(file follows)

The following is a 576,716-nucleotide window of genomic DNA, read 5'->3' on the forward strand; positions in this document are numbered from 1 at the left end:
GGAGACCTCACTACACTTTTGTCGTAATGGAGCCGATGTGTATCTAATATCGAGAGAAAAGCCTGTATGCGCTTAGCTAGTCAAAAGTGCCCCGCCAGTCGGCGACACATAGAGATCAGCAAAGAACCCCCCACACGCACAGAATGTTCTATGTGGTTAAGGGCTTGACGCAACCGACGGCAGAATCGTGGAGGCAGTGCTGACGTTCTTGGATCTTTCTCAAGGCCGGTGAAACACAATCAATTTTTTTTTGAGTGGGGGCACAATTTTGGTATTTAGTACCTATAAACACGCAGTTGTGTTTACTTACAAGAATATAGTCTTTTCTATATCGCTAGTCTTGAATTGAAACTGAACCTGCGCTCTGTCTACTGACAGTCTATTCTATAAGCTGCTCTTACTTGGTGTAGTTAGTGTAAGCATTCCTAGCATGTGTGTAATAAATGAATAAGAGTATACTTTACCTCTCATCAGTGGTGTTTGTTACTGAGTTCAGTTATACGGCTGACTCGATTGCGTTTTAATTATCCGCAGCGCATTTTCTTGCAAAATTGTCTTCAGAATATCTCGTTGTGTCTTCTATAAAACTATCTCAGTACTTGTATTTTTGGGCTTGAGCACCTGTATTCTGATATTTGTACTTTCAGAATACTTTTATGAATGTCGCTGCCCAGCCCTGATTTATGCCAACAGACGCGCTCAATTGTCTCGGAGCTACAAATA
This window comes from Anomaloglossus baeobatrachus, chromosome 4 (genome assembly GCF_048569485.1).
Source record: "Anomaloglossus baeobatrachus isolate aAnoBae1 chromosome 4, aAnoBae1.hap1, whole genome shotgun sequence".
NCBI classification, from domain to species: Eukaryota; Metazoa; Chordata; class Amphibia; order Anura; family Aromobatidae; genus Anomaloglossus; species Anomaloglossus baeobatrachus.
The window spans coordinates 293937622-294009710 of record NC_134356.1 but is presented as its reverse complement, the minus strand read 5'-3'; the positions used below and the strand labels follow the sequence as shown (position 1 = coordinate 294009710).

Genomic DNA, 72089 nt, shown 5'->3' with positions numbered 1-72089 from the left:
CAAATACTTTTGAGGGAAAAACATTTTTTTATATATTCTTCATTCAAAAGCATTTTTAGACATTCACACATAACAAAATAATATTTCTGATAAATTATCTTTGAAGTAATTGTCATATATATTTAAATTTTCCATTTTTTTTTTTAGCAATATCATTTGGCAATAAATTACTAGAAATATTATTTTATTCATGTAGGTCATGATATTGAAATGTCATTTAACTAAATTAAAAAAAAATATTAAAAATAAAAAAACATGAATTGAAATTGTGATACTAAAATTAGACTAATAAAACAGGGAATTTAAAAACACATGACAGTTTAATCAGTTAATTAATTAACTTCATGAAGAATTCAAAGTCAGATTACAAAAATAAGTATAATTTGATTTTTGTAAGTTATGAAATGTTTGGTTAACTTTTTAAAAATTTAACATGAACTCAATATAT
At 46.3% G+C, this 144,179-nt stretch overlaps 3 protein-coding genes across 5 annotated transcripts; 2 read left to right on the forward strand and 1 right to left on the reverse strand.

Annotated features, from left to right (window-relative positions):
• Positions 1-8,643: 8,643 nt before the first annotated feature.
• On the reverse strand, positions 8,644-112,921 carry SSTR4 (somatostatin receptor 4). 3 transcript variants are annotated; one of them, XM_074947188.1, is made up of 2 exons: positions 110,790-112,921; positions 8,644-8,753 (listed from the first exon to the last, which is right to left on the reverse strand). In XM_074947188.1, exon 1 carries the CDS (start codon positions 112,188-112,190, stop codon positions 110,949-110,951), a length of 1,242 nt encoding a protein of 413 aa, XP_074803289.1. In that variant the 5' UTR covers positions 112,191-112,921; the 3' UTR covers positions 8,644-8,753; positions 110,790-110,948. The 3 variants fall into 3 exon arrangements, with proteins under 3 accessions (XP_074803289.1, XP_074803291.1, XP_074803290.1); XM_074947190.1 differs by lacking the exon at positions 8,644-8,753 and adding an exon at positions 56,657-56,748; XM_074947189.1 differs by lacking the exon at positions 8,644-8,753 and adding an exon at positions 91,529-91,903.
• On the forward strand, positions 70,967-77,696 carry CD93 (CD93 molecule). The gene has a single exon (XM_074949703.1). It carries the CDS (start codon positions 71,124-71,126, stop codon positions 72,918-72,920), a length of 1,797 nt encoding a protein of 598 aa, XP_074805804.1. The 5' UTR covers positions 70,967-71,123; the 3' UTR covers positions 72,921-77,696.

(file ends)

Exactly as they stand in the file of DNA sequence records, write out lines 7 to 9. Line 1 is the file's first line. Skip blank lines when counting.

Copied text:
Genomic DNA, 72089 nt, shown 5'->3' with positions numbered 1-72089 from the left:
CAAATACTTTTGAGGGAAAAACATTTTTTTATATATTCTTCATTCAAAAGCATTTTTAGACATTCACACATAACAAAATAATATTTCTGATAAATTATCTTTGAAGTAATTGTCATATATATTTAAATTTTCCATTTTTTTTTTTAGCAATATCATTTGGCAATAAATTACTAGAAATATTATTTTATTCATGTAGGTCATGATATTGAAATGTCATTTAACTAAATTAAAAAAAAATATTAAAAATAAAAAAACATGAATTGAAATTGTGATACTAAAATTAGACTAATAAAACAGGGAATTTAAAAACACATGACAGTTTAATCAGTTAATTAATTAACTTCATGAAGAATTCAAAGTCAGATTACAAAAATAAGTATAATTTGATTTTTGTAAGTTATGAAATGTTTGGTTAACTTTTTAAAAATTTAACATGAACTCAATATAT
At 46.3% G+C, this 144,179-nt stretch overlaps 3 protein-coding genes across 5 annotated transcripts; 2 read left to right on the forward strand and 1 right to left on the reverse strand.